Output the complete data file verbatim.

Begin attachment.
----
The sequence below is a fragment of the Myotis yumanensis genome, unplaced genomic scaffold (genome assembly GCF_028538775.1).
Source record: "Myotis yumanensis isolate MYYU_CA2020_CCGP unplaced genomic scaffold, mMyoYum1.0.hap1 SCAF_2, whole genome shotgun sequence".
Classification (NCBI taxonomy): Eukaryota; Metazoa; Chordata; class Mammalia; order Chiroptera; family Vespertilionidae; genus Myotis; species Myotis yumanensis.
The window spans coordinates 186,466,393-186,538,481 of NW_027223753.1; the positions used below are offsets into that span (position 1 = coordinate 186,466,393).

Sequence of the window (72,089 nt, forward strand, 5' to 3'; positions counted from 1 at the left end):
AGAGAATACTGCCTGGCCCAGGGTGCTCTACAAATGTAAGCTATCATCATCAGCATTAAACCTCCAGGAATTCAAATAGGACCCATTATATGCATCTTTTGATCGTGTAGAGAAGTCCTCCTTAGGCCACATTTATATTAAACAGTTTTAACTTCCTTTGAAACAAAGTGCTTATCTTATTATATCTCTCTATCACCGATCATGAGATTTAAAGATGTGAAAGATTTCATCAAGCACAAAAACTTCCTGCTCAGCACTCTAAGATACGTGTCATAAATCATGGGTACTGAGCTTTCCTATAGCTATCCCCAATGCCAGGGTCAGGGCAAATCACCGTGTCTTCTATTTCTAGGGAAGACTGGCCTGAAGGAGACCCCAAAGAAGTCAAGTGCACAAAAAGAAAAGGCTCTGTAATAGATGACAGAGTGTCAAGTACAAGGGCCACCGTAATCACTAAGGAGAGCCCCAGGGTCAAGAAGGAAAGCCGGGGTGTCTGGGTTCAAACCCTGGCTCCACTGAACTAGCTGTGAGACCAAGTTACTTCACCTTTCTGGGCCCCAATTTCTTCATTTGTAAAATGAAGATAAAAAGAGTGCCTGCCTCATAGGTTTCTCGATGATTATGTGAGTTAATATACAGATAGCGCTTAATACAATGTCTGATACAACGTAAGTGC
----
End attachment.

The sequence below is a fragment of the Myotis yumanensis genome, unplaced genomic scaffold (genome assembly GCF_028538775.1).
Source record: "Myotis yumanensis isolate MYYU_CA2020_CCGP unplaced genomic scaffold, mMyoYum1.0.hap1 SCAF_2, whole genome shotgun sequence".
Classification (NCBI taxonomy): Eukaryota; Metazoa; Chordata; class Mammalia; order Chiroptera; family Vespertilionidae; genus Myotis; species Myotis yumanensis.
The window spans coordinates 186,466,393-186,538,481 of NW_027223753.1; the positions used below are offsets into that span (position 1 = coordinate 186,466,393).

Sequence of the window (72,089 nt, forward strand, 5' to 3'; positions counted from 1 at the left end):
AGAGAATACTGCCTGGCCCAGGGTGCTCTACAAATGTAAGCTATCATCATCAGCATTAAACCTCCAGGAATTCAAATAGGACCCATTATATGCATCTTTTGATCGTGTAGAGAAGTCCTCCTTAGGCCACATTTATATTAAACAGTTTTAACTTCCTTTGAAACAAAGTGCTTATCTTATTATATCTCTCTATCACCGATCATGAGATTTAAAGATGTGAAAGATTTCATCAAGCACAAAAACTTCCTGCTCAGCACTCTAAGATACGTGTCATAAATCATGGGTACTGAGCTTTCCTATAGCTATCCCCAATGCCAGGGTCAGGGCAAATCACCGTGTCTTCTATTTCTAGGGAAGACTGGCCTGAAGGAGACCCCAAAGAAGTCAAGTGCACAAAAAGAAAAGGCTCTGTAATAGATGACAGAGTGTCAAGTACAAGGGCCACCGTAATCACTAAGGAGAGCCCCAGGGTCAAGAAGGAAAGCCGGGGTGTCTGGGTTCAAACCCTGGCTCCACTGAACTAGCTGTGAGACCAAGTTACTTCACCTTTCTGGGCCCCAATTTCTTCATTTGTAAAATGAAGATAAAAAGAGTGCCTGCCTCATAGGTTTCTCGATGATTATGTGAGTTAATATACAGATAGCGCTTAATACAATGTCTGATACAACGTAAGTGC